‘No ideas, but in things’ W .C. Williams
As human beings, mortals of flesh, blood, time and space we are bound to the things that we see around us. It is extremely hard to explain any idea other than by using the language of things. Think of Newton’s apple, Schrodinger’s Cat or my personal favourite Ockham’s Razor – the theory that the simplest explanation of anything is most likely to be the true explanation. The image of the razor, cleanly cutting out the deadwood to leave a simple truth, an example of how we use things to explain that which is hard to grasp.
Perhaps the greatest example of this is Plato’s Cave – a theory of ideas. Plato theorised that humanity were like prisoners chained in a cave staring at the wall unable to turn around. On the wall the shadows of great fire is cast before which a puppet show is performed. Plato explained that the prisoners were literally bound to mistake the shadowy show for reality because, without turning their heads, they would know nothing of the actual form behind it. So it is in this world, he suggests, the eternal truth of things is beyond our grasp when we are incarcerated in time and space.
The irony is that the theory relies on things, fire, chains, shadows, a cave to reveal that ordinary things can’t reveal the truth. It goes to show that big ideas only work when they are tethered to small ideas, or to put it another way ‘No ideas, but in things.’
We sometimes assume that God, who is (as Monty Python reminds us) sooooo big will always reveal himself in an unmistakably huge way. A cataclysmic event or a huge revival. A miraculous healing or a massive reversal of bad fortune. But God more often reveals himself in ordinary things. The stuff that lies around us all the time. God reveals himself in (forgive the buttock clenching tweeness of this list), the birds, the trees, the sunshine, your nearest and dearest, the person who helped you yesterday, the kindness you received from someone etc etc.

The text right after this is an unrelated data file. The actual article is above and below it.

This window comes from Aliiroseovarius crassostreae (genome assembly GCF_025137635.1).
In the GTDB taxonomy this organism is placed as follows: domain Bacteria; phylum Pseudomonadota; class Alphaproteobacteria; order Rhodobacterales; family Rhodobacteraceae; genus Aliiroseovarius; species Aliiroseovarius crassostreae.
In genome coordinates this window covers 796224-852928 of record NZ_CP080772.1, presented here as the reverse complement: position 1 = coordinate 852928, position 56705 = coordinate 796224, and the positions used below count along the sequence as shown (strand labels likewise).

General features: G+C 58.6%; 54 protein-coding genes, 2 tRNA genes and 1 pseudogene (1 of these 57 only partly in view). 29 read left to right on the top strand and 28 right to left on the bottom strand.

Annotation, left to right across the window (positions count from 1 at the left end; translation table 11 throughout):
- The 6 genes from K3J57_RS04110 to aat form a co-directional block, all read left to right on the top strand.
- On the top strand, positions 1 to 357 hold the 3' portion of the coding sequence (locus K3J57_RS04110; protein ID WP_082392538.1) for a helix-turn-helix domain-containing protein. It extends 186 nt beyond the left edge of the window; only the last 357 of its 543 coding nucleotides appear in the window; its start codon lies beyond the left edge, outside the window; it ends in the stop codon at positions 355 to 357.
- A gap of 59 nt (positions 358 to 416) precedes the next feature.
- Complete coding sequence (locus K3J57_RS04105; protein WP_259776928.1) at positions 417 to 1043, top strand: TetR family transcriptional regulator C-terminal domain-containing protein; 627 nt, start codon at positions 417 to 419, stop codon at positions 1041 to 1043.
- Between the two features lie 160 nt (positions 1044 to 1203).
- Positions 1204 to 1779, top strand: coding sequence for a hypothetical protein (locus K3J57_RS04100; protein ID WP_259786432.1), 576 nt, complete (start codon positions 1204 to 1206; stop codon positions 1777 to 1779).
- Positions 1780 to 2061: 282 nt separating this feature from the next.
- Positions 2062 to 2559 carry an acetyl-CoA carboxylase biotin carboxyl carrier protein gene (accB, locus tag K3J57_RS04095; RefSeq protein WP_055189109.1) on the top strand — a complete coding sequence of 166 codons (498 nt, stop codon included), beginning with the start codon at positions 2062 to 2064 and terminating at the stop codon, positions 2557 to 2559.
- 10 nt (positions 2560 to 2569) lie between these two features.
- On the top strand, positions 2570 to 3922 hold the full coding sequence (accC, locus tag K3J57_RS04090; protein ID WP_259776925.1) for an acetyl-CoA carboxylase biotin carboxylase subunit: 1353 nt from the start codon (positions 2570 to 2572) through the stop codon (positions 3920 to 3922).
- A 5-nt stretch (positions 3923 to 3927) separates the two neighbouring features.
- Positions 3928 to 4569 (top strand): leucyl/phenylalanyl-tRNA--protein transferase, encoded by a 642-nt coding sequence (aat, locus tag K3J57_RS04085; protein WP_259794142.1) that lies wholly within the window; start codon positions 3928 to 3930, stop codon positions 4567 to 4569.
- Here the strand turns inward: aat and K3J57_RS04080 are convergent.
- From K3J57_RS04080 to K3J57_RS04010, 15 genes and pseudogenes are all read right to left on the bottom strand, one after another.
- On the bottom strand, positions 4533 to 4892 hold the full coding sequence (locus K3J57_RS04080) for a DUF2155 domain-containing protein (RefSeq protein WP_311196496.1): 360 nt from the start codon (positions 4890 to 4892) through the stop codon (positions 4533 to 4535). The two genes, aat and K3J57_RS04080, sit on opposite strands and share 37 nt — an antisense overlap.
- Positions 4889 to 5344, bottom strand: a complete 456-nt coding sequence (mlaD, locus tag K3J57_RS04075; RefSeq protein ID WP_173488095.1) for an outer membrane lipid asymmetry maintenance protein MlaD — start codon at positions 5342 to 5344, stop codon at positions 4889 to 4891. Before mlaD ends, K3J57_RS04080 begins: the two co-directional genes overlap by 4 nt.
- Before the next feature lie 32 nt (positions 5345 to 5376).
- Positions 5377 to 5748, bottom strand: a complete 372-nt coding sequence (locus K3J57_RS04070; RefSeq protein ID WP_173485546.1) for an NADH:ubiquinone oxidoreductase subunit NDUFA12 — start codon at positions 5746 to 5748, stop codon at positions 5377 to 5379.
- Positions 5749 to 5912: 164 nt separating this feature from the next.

And it is in Jesus that God does this most visibly. God appears in the particular in order to help us know the universal. God appears in the stable at Bethlehem, in the streets of Jerusalem, by the sea of Galilee, on the way of the cross, at Golgotha, and at the Garden of Gethsemane, on the Road to Emmaus to show us that God’s love, power, hope and salvation is for everyone. Yes, the resurrection was a pretty huge cataclyismic event, but it came about through simple things, the wood of the cross, the iron nails, the crown of thorns, the stone rolled over the door, the abandoned grave clothes.
In his dealings with the world God is particular before he is universal. His kingdom is constantly likened to things that grow beyond their size, a tiny seed that grows to be the biggest shrub, a pearl that you would sell your grandma for.
So this Holy Week and Easter allow God to speak to you in the little things. In the beauty of the Spring, the close love and care of those we cherish certainly. But also in the great times of worship we will share, tracing the way of the cross, washing feet, remembering and receiving the sacrament of the Eucharist, venerating the cross, worshipping with great joy and celebration as we recall the resurrection. God can and will speak to you through these little things as your walk with Jesus this Holy Week and Easter